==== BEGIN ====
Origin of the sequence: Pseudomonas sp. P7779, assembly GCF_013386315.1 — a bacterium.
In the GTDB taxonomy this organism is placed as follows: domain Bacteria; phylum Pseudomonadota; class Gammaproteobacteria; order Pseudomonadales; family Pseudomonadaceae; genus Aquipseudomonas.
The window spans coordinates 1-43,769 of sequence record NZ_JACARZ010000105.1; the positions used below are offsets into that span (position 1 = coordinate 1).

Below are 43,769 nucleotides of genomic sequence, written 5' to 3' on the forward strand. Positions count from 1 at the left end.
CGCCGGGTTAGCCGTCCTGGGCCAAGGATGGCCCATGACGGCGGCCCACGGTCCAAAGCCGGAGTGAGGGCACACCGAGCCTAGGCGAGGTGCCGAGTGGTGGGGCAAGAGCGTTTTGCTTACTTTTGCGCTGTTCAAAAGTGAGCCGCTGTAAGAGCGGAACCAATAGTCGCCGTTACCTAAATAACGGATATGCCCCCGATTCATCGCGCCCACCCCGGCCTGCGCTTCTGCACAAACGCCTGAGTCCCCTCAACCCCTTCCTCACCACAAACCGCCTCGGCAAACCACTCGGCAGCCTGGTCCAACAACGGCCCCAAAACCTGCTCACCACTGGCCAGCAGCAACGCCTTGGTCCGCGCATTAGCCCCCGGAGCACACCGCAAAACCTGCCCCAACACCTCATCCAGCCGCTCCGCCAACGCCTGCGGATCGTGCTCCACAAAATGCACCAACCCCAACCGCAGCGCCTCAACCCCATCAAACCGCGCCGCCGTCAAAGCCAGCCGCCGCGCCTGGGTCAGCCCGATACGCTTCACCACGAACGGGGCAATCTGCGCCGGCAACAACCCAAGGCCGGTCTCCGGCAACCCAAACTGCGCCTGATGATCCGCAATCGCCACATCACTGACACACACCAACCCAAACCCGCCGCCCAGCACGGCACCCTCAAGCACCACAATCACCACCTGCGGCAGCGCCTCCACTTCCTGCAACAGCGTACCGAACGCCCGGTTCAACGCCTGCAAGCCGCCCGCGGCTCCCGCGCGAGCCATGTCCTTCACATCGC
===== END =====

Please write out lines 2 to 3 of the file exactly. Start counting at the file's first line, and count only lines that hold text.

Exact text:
In the GTDB taxonomy this organism is placed as follows: domain Bacteria; phylum Pseudomonadota; class Gammaproteobacteria; order Pseudomonadales; family Pseudomonadaceae; genus Aquipseudomonas.
The window spans coordinates 1-43,769 of sequence record NZ_JACARZ010000105.1; the positions used below are offsets into that span (position 1 = coordinate 1).